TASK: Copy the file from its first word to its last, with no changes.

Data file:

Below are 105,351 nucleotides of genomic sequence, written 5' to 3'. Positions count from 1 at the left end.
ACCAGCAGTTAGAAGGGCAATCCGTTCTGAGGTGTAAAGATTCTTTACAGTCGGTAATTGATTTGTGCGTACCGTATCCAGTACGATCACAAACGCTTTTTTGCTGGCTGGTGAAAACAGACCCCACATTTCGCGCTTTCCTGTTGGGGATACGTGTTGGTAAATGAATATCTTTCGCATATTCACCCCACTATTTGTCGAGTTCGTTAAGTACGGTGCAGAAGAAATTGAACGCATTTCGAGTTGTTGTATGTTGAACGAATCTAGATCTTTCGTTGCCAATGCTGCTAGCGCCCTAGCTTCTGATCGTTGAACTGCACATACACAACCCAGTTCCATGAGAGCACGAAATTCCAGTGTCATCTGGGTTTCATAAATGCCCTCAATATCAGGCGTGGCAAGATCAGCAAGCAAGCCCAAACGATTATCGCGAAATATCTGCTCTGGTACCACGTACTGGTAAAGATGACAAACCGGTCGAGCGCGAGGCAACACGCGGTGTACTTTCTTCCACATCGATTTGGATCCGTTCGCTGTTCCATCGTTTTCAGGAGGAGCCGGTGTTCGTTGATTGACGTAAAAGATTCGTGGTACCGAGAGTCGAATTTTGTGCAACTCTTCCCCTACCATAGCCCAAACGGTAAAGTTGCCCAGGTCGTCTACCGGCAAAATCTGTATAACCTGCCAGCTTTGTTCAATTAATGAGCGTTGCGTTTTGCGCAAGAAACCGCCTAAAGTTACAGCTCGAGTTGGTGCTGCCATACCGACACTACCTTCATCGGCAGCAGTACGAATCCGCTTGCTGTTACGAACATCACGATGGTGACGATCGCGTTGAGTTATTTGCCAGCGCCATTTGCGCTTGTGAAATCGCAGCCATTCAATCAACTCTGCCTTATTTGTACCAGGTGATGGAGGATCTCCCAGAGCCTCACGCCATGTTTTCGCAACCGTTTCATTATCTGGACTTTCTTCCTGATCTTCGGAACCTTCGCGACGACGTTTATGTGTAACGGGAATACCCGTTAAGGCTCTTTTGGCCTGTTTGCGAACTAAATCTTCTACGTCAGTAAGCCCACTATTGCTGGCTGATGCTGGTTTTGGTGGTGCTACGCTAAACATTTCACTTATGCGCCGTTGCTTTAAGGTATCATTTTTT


Below are 105,351 nucleotides of genomic sequence, written 5' to 3'. Positions count from 1 at the left end.
ACCAGCAGTTAGAAGGGCAATCCGTTCTGAGGTGTAAAGATTCTTTACAGTCGGTAATTGATTTGTGCGTACCGTATCCAGTACGATCACAAACGCTTTTTTGCTGGCTGGTGAAAACAGACCCCACATTTCGCGCTTTCCTGTTGGGGATACGTGTTGGTAAATGAATATCTTTCGCATATTCACCCCACTATTTGTCGAGTTCGTTAAGTACGGTGCAGAAGAAATTGAACGCATTTCGAGTTGTTGTATGTTGAACGAATCTAGATCTTTCGTTGCCAATGCTGCTAGCGCCCTAGCTTCTGATCGTTGAACTGCACATACACAACCCAGTTCCATGAGAGCACGAAATTCCAGTGTCATCTGGGTTTCATAAATGCCCTCAATATCAGGCGTGGCAAGATCAGCAAGCAAGCCCAAACGATTATCGCGAAATATCTGCTCTGGTACCACGTACTGGTAAAGATGACAAACCGGTCGAGCGCGAGGCAACACGCGGTGTACTTTCTTCCACATCGATTTGGATCCGTTCGCTGTTCCATCGTTTTCAGGAGGAGCCGGTGTTCGTTGATTGACGTAAAAGATTCGTGGTACCGAGAGTCGAATTTTGTGCAACTCTTCCCCTACCATAGCCCAAACGGTAAAGTTGCCCAGGTCGTCTACCGGCAAAATCTGTATAACCTGCCAGCTTTGTTCAATTAATGAGCGTTGCGTTTTGCGCAAGAAACCGCCTAAAGTTACAGCTCGAGTTGGTGCTGCCATACCGACACTACCTTCATCGGCAGCAGTACGAATCCGCTTGCTGTTACGAACATCACGATGGTGACGATCGCGTTGAGTTATTTGCCAGCGCCATTTGCGCTTGTGAAATCGCAGCCATTCAATCAACTCTGCCTTATTTGTACCAGGTGATGGAGGATCTCCCAGAGCCTCACGCCATGTTTTCGCAACCGTTTCATTATCTGGACTTTCTTCCTGATCTTCGGAACCTTCGCGACGACGTTTATGTGTAACGGGAATACCCGTTAAGGCTCTTTTGGCCTGTTTGCGAACTAAATCTTCTACGTCAGTAAGCCCACTATTGCTGGCTGATGCTGGTTTTGGTGGTGCTACGCTAAACATTTCACTTATGCGCCGTTGCTTTAAGGTATCATTTTTT